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Is workload associated with injuries and performance in elite football? A call for action
  1. George P Nassis1,
  2. Tim J Gabbett2,3
  1. 1National Sports Medicine Programme, Excellence in Football Project, Aspetar Orthopaedic and Sports Medicine Hospital, Doha, Qatar
  2. 2School of Exercise Science, Australian Catholic University, Brisbane, Queensland, Australia
  3. 3School of Human Movement Studies, University of Queensland, Brisbane, Queensland, Australia
  1. Correspondence to Dr George P Nassis, National Sports Medicine Programme, Excellence in Football Project, Aspetar Orthopaedic and Sports Medicine Hospital, Doha 29222, Qatar; George.Nassis{at}aspetar.com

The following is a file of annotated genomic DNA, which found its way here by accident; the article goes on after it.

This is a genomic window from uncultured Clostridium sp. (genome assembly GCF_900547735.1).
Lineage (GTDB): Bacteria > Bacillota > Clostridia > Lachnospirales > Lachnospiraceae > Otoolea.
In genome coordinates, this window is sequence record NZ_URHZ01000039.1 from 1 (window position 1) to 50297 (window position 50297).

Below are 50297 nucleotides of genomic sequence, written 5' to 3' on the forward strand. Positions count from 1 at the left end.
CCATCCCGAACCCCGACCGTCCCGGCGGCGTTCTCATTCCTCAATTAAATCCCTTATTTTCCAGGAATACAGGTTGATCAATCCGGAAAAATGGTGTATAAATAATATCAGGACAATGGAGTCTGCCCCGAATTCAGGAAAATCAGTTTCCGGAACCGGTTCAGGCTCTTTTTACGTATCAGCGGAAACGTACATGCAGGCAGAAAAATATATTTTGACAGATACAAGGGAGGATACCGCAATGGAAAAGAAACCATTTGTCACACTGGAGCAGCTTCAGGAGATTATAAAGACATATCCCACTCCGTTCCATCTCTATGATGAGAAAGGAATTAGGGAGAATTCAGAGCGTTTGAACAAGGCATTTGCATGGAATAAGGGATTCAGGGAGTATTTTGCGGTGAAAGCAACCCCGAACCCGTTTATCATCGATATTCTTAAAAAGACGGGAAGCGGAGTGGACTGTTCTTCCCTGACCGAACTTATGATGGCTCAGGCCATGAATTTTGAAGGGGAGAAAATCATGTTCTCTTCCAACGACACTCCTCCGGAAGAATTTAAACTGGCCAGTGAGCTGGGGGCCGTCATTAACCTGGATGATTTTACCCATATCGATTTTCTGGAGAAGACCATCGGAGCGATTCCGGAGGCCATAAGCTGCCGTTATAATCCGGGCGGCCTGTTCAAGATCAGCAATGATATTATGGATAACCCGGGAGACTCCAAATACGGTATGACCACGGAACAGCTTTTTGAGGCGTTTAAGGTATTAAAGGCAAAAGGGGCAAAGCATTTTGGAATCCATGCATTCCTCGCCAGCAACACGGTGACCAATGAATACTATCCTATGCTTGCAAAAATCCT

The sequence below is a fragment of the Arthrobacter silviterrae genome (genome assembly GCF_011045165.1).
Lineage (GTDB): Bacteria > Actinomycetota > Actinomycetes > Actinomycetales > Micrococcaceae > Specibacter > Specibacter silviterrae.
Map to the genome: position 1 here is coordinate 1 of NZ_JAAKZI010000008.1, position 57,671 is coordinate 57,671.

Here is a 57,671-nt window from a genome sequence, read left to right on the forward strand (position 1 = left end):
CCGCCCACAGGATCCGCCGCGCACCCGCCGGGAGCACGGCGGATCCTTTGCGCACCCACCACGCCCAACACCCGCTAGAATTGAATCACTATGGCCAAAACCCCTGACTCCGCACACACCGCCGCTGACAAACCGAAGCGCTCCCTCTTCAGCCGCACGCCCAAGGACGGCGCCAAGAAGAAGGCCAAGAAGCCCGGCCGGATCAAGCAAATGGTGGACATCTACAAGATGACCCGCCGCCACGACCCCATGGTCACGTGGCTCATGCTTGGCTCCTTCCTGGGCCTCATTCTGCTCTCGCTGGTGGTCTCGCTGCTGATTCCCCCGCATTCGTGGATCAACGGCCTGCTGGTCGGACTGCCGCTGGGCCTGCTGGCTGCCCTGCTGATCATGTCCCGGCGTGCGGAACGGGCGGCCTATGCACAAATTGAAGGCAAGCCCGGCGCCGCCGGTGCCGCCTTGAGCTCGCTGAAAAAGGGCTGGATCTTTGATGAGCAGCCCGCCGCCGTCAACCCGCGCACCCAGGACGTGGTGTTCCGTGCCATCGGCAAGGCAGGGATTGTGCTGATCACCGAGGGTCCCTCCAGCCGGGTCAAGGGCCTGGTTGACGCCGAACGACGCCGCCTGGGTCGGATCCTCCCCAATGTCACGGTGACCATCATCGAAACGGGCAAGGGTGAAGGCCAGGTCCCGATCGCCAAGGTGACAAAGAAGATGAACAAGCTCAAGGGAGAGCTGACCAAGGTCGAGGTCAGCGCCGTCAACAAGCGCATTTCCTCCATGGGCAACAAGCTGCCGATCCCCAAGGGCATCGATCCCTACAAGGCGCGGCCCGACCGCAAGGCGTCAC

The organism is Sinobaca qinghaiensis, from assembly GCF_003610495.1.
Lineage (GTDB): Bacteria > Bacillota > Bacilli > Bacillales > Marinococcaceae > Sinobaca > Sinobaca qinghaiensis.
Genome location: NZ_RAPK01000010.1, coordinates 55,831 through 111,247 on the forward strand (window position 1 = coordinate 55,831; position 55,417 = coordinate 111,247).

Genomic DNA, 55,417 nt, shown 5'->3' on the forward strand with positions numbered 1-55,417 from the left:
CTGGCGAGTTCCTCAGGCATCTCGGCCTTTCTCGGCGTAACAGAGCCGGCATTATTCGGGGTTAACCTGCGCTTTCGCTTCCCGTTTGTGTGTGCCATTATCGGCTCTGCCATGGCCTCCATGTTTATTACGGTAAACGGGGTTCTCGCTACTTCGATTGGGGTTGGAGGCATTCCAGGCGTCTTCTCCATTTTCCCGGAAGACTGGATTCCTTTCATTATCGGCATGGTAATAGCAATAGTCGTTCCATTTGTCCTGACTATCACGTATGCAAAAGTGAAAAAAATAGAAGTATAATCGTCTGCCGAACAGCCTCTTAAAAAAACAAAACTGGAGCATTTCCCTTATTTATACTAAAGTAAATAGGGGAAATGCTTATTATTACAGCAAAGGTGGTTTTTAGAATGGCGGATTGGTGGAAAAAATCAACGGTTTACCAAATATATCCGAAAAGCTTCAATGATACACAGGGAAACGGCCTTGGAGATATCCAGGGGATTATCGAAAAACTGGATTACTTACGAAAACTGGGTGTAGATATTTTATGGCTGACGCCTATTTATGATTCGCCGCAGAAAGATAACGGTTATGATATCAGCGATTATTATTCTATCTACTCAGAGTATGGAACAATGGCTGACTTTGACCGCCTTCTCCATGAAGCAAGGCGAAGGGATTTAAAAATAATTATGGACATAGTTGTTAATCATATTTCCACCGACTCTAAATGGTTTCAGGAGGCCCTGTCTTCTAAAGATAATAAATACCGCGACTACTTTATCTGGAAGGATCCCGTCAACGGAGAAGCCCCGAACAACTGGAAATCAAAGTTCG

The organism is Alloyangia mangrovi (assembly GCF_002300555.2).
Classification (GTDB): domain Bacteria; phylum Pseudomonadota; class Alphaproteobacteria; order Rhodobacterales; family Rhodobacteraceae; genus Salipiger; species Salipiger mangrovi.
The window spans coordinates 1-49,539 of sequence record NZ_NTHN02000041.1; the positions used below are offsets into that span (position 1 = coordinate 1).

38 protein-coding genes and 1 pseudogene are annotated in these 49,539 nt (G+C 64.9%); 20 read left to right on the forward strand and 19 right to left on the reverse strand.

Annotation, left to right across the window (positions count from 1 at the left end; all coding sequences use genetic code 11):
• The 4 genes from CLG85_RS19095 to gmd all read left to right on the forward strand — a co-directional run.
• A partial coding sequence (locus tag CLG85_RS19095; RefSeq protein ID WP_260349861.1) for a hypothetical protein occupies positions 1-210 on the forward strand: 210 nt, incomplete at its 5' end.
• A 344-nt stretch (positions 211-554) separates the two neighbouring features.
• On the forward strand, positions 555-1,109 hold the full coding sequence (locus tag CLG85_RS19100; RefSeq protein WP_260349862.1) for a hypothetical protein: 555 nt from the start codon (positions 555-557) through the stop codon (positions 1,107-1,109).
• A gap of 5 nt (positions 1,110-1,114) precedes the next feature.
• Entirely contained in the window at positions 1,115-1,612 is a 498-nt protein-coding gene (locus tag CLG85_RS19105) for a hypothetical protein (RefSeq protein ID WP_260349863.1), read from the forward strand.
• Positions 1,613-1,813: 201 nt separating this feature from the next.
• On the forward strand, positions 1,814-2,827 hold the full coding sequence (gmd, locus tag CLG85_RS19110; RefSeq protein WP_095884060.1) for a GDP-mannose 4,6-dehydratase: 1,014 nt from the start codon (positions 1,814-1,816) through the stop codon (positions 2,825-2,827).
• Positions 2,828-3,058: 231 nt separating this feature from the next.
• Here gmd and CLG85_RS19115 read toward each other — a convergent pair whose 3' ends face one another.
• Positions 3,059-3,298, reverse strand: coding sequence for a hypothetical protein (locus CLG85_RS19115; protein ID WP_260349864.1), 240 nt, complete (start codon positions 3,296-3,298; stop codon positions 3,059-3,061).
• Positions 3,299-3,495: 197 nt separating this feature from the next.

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In search of the Holy Grail

What would a Premier League team pay for software that allowed it to optimise performance while reducing injuries? There are emerging data that would allow such software to be developed (and indeed, some software companies who already claim they can predict injuries before they occur), but no product is ready for prime time yet. In this editorial, we briefly direct the reader to data showing how workload is associated with injuries, highlight the challenges in training and match load monitoring and call for a consensus meeting to agree on the variables to be used to assess training and match load in football (soccer).

What we know

To date, few studies have assessed the effect of decreased recovery days between matches (ie, fixture congestion) as an index of match load on injury and performance. Running performance itself appears unaffected by fixture congestion,1 ,2 but injury rates may be higher1 or similar2 when playing two matches …

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